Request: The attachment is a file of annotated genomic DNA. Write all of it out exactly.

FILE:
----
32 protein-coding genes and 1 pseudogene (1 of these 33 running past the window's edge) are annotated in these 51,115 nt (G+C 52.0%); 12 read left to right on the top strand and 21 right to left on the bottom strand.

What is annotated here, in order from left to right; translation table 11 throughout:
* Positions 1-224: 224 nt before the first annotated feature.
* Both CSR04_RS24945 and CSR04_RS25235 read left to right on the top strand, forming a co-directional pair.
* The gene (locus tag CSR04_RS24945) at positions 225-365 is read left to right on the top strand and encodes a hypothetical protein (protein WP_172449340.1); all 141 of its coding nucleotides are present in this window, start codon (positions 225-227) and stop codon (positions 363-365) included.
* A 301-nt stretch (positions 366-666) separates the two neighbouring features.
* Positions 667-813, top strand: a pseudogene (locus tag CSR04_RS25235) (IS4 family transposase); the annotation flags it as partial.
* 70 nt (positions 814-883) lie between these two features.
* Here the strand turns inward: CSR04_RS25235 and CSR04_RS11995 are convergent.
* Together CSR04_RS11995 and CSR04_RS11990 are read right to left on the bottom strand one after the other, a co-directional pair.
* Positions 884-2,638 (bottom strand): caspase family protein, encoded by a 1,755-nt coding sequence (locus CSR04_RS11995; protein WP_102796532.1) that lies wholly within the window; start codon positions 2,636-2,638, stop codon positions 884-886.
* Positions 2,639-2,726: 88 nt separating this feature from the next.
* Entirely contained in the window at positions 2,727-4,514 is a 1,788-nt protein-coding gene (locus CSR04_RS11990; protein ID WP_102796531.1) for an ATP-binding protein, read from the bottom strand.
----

32 protein-coding genes and 1 pseudogene (1 of these 33 running past the window's edge) are annotated in these 51,115 nt (G+C 52.0%); 12 read left to right on the top strand and 21 right to left on the bottom strand.

What is annotated here, in order from left to right; translation table 11 throughout:
* Positions 1-224: 224 nt before the first annotated feature.
* Both CSR04_RS24945 and CSR04_RS25235 read left to right on the top strand, forming a co-directional pair.
* The gene (locus tag CSR04_RS24945) at positions 225-365 is read left to right on the top strand and encodes a hypothetical protein (protein WP_172449340.1); all 141 of its coding nucleotides are present in this window, start codon (positions 225-227) and stop codon (positions 363-365) included.
* A 301-nt stretch (positions 366-666) separates the two neighbouring features.
* Positions 667-813, top strand: a pseudogene (locus tag CSR04_RS25235) (IS4 family transposase); the annotation flags it as partial.
* 70 nt (positions 814-883) lie between these two features.
* Here the strand turns inward: CSR04_RS25235 and CSR04_RS11995 are convergent.
* Together CSR04_RS11995 and CSR04_RS11990 are read right to left on the bottom strand one after the other, a co-directional pair.
* Positions 884-2,638 (bottom strand): caspase family protein, encoded by a 1,755-nt coding sequence (locus CSR04_RS11995; protein WP_102796532.1) that lies wholly within the window; start codon positions 2,636-2,638, stop codon positions 884-886.
* Positions 2,639-2,726: 88 nt separating this feature from the next.
* Entirely contained in the window at positions 2,727-4,514 is a 1,788-nt protein-coding gene (locus CSR04_RS11990; protein ID WP_102796531.1) for an ATP-binding protein, read from the bottom strand.